Wow! Paint is expensive! And it is hard to know what you actually need when just starting out.

I purchased a starter kit from Army Painter to have myself a base set to work with. The paint does a decent job but if you want to kick your details up a notch it would be wise to buy some more expensive Citadel paints for highlights. Citadel Colour is pricey but if you use it to provide contrasts to your base coat it can compliment Army Painter while keeping your paint budget reasonable.

citadel paints

Just be prepared for sticker shock when it comes to buying paint. For glazing or creating colors you can also water down paints or mix them together so you can get what you need without buying a bottle for every color under the rainbow. You can find online guides that will help you create a spectrum of colors from combing a few basic ones. Whether you are just creative or are trying to save money there are a variety of ways that being a mixologist can benefit you.

I've found good paint selection and prices at This online hobby store has discounted pricing, free shipping on orders over $75, doesn't charge sales tax and has a loyalty rewards program that can provide additional savings. Well worth checking out!


paint brushes

When I bought my first tabletop games, I just picked up a bundle of #1 sized brushes for painting miniatures. Figured a basic brush size should do just fine. That was a mistake! The brush was too big for highlights all the different aspects that I wanted to stand out in the miniature. 

Brushes actually go down from sizes 0 to 00000. 0x5 is actually my preferred size for miniature painting now. When you want to have intricate details stand out with different colors and shading these 0-sized brushes really let you pinpoint aspects of the miniature.

miniature painting hobby

Size matters! For larger models of big creatures, buildings and vehicles you can go all the way up to a 6-size brush. For miniatures that don't have bigger expanses of space to cover a 1-size brush can be just fine too. You don't want to overload 0-size brushes with paints so if you can mix in some larger brushes too that extends the life of your more delicate brushes.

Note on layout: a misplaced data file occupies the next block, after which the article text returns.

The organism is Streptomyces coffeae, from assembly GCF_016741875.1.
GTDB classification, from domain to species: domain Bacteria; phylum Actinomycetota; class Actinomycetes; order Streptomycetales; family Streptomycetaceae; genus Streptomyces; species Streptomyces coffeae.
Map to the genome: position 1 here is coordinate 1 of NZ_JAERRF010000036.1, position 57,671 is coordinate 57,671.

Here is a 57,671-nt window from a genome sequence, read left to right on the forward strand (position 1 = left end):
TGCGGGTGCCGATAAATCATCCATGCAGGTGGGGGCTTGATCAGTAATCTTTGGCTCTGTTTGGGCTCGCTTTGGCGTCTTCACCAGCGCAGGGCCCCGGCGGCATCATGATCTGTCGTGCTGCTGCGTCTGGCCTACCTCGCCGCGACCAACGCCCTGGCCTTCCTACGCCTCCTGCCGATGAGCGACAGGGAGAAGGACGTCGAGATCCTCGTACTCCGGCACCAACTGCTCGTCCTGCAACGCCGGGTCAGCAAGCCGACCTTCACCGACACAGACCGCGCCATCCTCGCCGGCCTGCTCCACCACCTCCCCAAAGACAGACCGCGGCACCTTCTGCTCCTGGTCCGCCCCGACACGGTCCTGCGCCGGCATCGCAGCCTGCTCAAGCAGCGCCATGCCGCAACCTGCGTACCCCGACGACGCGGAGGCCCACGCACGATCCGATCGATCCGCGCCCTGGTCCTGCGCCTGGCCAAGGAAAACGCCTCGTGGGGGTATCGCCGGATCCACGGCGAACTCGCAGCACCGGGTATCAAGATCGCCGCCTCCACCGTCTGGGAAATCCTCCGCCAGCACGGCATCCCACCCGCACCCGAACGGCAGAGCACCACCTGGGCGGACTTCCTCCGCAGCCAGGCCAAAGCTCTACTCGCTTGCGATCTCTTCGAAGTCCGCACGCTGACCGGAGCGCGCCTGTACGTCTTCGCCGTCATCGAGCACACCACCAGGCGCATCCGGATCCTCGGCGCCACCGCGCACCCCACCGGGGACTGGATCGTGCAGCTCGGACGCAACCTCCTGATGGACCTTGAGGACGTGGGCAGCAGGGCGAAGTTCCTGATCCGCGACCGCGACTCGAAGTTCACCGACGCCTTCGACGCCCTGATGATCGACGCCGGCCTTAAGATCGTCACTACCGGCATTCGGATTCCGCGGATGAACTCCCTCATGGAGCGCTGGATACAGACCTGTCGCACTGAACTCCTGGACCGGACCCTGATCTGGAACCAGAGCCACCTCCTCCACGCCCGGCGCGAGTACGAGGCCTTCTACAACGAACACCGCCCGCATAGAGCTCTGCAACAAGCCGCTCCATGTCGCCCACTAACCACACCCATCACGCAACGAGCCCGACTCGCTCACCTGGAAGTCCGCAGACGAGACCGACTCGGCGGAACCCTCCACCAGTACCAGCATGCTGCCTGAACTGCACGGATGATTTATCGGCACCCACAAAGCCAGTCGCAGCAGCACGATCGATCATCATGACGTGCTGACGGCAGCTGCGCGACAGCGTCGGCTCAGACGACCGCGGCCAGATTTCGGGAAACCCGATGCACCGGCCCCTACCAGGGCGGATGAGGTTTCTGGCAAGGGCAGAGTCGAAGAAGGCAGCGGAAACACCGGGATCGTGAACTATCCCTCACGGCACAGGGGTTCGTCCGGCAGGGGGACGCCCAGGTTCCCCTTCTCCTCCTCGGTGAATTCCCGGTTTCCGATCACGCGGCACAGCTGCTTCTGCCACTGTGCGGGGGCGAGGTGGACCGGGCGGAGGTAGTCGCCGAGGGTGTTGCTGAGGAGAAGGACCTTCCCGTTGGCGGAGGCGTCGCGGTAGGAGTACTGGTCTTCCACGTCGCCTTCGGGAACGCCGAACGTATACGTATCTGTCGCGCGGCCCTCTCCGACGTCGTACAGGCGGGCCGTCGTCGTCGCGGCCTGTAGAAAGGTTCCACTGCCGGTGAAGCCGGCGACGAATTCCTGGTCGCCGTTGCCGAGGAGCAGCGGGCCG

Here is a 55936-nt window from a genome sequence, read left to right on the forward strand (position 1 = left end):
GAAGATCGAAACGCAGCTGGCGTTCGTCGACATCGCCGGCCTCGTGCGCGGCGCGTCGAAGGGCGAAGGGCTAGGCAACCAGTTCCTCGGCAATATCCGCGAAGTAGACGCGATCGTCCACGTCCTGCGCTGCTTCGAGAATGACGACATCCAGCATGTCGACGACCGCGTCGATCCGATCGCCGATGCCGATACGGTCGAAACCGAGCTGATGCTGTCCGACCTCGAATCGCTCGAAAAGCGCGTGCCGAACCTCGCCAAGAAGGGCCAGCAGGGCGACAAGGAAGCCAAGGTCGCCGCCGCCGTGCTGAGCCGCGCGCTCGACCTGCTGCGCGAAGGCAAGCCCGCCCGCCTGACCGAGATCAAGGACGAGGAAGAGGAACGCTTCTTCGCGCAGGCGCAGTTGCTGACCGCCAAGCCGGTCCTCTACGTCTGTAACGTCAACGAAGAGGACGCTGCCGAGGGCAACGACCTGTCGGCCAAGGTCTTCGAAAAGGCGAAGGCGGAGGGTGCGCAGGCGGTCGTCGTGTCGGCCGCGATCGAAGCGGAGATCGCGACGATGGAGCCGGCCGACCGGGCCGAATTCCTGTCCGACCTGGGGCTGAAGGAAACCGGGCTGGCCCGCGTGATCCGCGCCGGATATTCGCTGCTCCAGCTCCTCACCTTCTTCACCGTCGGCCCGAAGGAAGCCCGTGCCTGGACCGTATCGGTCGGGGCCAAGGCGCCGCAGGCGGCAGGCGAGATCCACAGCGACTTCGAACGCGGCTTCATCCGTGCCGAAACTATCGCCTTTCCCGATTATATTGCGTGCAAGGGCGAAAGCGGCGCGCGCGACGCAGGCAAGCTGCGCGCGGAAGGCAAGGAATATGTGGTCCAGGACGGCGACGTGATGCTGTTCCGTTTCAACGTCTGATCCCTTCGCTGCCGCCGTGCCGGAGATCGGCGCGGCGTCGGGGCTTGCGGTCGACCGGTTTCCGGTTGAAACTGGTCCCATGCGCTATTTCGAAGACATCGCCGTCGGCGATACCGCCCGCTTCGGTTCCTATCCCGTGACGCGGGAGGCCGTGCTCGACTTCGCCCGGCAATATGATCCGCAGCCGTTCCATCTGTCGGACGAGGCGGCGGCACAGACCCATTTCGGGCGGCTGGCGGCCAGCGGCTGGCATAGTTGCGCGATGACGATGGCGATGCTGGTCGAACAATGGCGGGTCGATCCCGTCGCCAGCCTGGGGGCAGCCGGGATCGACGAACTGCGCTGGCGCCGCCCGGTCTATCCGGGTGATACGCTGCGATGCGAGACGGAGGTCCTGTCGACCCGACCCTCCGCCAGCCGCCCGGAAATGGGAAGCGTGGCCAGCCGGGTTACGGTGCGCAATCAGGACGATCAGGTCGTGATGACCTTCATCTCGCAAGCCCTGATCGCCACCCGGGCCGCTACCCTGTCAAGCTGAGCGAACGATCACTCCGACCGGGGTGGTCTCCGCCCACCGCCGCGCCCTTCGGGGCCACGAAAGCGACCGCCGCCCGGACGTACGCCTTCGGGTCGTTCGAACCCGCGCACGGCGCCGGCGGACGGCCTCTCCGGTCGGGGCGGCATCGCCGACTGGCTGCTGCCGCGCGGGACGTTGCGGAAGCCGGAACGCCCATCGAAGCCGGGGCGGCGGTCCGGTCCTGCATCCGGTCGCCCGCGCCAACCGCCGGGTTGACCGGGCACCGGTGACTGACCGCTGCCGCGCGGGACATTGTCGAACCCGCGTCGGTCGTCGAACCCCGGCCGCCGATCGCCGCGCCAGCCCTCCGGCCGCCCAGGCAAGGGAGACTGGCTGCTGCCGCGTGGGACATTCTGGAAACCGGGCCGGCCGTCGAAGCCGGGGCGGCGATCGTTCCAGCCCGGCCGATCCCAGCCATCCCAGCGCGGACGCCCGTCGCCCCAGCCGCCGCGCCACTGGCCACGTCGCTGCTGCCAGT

army painter

The main point of this lesson is to keep in mind there is a variety of brush sizes and make sure you have an understanding of that before you start painting. I was seeing other people working on details that I just couldn't do with a 1-size brush and realized that going to a smaller size would improve on what could be done.


magnifying glasses

A big problem I had with painting miniatures was that my eyes weren't focusing in well enough to see all the details of a figure. I bought a set of wearable VISION AID magnifying glasses and it has done wonders on the quality of my work. It has done wonders with my hand-eye coordination and has been a wonderful purchase. It has a number of lenses ranging from 1.0x magnification to 3.5x. Plus, it has a light built-in that is directed at what I am looking at and is rechargeable with a usb cord. 

wearable magnifying glasses

My wife and kids laugh at me when I wear my VISION AID; but I don't care because it is so helpful when I'm using it. The difference in my miniature painting from before and after using VISON AID is like night and day. I don't care if I look silly wearing these magnifying glasses. This has been a great purchase and I am so glad I bought one. It earns a Geek Daddy nod of approval because I love using them!


At first, I would bring my games, miniatures and paints out and then pack everything up and put it back in the closet. Large gaps of time would go by between my paint sessions because it was such a pain to set up and take down everything every time. Once I designated a dedicated space in a corner of my basement as a hobby studio my time spent miniature painting became much more consistent.

snarky sayings etsy review
snarkysayings etsy review

It wasn't complicated to make a space. I just set up a card table and purchased a brush/paint stand on Etsy. The items I bought from SnarkySayings have worked out great. Check them out if you are looking for some miniature painting storage solutions. They earned a Geek Daddy nod of approval for quality products and customer service!


There you have it! Some lessons a beginner in the tabletop gaming and miniature painting hobby learned through trial and error. If you are just getting into the hobby, I hope you found these tips useful. Have tips and lessons learned of your own to share? Please let the rest of us know about your experiences by leaving a comment here at so we can all get better with help from each other.